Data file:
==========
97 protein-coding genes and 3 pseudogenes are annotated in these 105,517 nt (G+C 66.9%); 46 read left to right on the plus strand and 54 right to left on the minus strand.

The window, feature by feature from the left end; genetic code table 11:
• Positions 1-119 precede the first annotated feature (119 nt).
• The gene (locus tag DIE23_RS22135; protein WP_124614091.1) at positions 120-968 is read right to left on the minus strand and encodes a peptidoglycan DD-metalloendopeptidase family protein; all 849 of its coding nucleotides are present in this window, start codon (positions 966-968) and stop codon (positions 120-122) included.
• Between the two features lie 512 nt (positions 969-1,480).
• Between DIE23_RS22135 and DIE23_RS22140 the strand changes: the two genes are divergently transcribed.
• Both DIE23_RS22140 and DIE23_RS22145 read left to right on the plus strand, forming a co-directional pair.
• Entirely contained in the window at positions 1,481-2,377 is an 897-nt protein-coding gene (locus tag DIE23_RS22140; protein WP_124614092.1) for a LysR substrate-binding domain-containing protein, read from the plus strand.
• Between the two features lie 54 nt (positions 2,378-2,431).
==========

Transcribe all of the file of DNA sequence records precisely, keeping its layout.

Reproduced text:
97 protein-coding genes and 3 pseudogenes are annotated in these 105,517 nt (G+C 66.9%); 46 read left to right on the plus strand and 54 right to left on the minus strand.

The window, feature by feature from the left end; genetic code table 11:
• Positions 1-119 precede the first annotated feature (119 nt).
• The gene (locus tag DIE23_RS22135; protein WP_124614091.1) at positions 120-968 is read right to left on the minus strand and encodes a peptidoglycan DD-metalloendopeptidase family protein; all 849 of its coding nucleotides are present in this window, start codon (positions 966-968) and stop codon (positions 120-122) included.
• Between the two features lie 512 nt (positions 969-1,480).
• Between DIE23_RS22135 and DIE23_RS22140 the strand changes: the two genes are divergently transcribed.
• Both DIE23_RS22140 and DIE23_RS22145 read left to right on the plus strand, forming a co-directional pair.
• Entirely contained in the window at positions 1,481-2,377 is an 897-nt protein-coding gene (locus tag DIE23_RS22140; protein WP_124614092.1) for a LysR substrate-binding domain-containing protein, read from the plus strand.
• Between the two features lie 54 nt (positions 2,378-2,431).